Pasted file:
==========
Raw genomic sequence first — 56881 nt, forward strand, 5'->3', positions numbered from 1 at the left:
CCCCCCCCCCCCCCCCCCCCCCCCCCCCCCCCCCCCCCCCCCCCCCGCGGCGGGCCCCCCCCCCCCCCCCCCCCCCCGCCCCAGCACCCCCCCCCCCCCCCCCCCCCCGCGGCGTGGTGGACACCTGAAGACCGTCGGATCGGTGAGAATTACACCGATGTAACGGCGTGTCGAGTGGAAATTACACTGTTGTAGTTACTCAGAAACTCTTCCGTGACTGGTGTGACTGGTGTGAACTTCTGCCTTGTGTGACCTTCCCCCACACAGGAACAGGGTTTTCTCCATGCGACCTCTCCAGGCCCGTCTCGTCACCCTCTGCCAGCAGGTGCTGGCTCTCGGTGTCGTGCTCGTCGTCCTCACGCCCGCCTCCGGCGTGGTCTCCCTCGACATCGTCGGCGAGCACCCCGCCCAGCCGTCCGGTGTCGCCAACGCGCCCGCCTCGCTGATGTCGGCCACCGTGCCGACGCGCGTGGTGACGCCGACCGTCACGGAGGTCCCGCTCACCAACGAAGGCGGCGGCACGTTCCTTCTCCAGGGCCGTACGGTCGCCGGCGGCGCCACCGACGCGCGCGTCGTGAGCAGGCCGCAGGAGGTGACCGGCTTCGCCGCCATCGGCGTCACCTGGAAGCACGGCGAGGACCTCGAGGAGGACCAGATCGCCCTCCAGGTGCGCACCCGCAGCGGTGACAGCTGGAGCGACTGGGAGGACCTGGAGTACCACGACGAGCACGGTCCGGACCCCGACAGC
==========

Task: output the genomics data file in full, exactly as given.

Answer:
Raw genomic sequence first — 56881 nt, forward strand, 5'->3', positions numbered from 1 at the left:
CCCCCCCCCCCCCCCCCCCCCCCCCCCCCCCCCCCCCCCCCCCCCCGCGGCGGGCCCCCCCCCCCCCCCCCCCCCCCGCCCCAGCACCCCCCCCCCCCCCCCCCCCCCGCGGCGTGGTGGACACCTGAAGACCGTCGGATCGGTGAGAATTACACCGATGTAACGGCGTGTCGAGTGGAAATTACACTGTTGTAGTTACTCAGAAACTCTTCCGTGACTGGTGTGACTGGTGTGAACTTCTGCCTTGTGTGACCTTCCCCCACACAGGAACAGGGTTTTCTCCATGCGACCTCTCCAGGCCCGTCTCGTCACCCTCTGCCAGCAGGTGCTGGCTCTCGGTGTCGTGCTCGTCGTCCTCACGCCCGCCTCCGGCGTGGTCTCCCTCGACATCGTCGGCGAGCACCCCGCCCAGCCGTCCGGTGTCGCCAACGCGCCCGCCTCGCTGATGTCGGCCACCGTGCCGACGCGCGTGGTGACGCCGACCGTCACGGAGGTCCCGCTCACCAACGAAGGCGGCGGCACGTTCCTTCTCCAGGGCCGTACGGTCGCCGGCGGCGCCACCGACGCGCGCGTCGTGAGCAGGCCGCAGGAGGTGACCGGCTTCGCCGCCATCGGCGTCACCTGGAAGCACGGCGAGGACCTCGAGGAGGACCAGATCGCCCTCCAGGTGCGCACCCGCAGCGGTGACAGCTGGAGCGACTGGGAGGACCTGGAGTACCACGACGAGCACGGTCCGGACCCCGACAGC